The next thing to do is to import the sprite texture into blender by using the addon “import images as planes”. If the addon is not active, then we need to activate firts. Check the GIF below to see how to do this.
As we mentioned before, if the addon “Import Images as Planes” is not active then we need to activate it first
Now we have the addon activated in blender, and we are about to import the sprite texture
- Save the blender file in your project folder were you saved the project structure with the blood texture.
- Delete the default cube.
- Import the file “Blood.png” by using the addon.
- Check material settings to ensure alpha channel is active to enable transparencies. If needed read more about “alpha channel” here.
Sprite texture ready, and if you notice the plane object with the texture has the name “blood” because it took the exact name as the texture. Ok now let’s go with the next steps.
Setting up the object for HALO (screen align object) wich means that the plane object will face the camera player all the time, and to do this we need the object to be aligned to the X axis.
- Select the “blood” object
- Enter edit mode and select all.
- Rotate 90 degrees in X axis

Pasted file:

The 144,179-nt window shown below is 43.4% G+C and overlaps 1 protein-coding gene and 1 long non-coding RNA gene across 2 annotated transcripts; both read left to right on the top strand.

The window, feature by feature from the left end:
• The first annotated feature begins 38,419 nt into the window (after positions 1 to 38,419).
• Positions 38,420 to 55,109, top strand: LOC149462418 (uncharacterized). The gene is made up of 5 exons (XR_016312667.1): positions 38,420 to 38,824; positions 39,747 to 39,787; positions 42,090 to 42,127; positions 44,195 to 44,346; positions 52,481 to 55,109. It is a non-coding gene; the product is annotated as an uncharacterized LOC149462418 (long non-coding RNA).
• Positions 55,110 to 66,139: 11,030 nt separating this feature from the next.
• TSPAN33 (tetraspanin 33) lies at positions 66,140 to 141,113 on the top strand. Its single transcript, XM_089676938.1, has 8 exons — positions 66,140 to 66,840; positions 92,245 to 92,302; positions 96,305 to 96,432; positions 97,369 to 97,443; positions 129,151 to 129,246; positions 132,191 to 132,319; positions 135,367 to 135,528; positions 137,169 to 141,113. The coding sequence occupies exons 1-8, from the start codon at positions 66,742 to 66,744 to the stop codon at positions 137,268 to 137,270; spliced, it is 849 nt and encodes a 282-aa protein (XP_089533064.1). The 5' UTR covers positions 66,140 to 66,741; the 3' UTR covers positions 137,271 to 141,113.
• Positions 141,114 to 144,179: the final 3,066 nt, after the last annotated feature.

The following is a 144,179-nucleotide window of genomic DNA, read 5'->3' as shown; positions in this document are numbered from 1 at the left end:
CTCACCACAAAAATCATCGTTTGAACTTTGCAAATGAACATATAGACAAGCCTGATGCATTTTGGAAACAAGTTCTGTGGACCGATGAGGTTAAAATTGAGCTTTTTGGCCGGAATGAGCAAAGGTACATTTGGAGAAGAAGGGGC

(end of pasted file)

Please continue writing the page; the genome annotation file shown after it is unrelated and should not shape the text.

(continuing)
- Rotate 90 degrees in Z axis
- Select HALO in “Game Settings / Face Orientation / Halo”
- Press P key to activate the game engine and make sure everything is OK, if not go back and repeat.
- If it works, congratulations! 🙂
If you need to know more about material game settings, check out this page.
Prepping objects for the “replace mesh” actuator
- Select the “blood” object and change the name for “blood.001”.
- Enter Edit mode and press Control+R with the mouse over the blood object (since there are six image segments contained in the texture sprite, we need five segments alog the plane) and press “5” or move the scroll untill we see five cuts and then press Enter.nn
- In edit mode select face mode selection, and select the first image segment (the one with the full blood) and press P in the keyboard to separate this plane segment, and then continue with the other faces of the plane.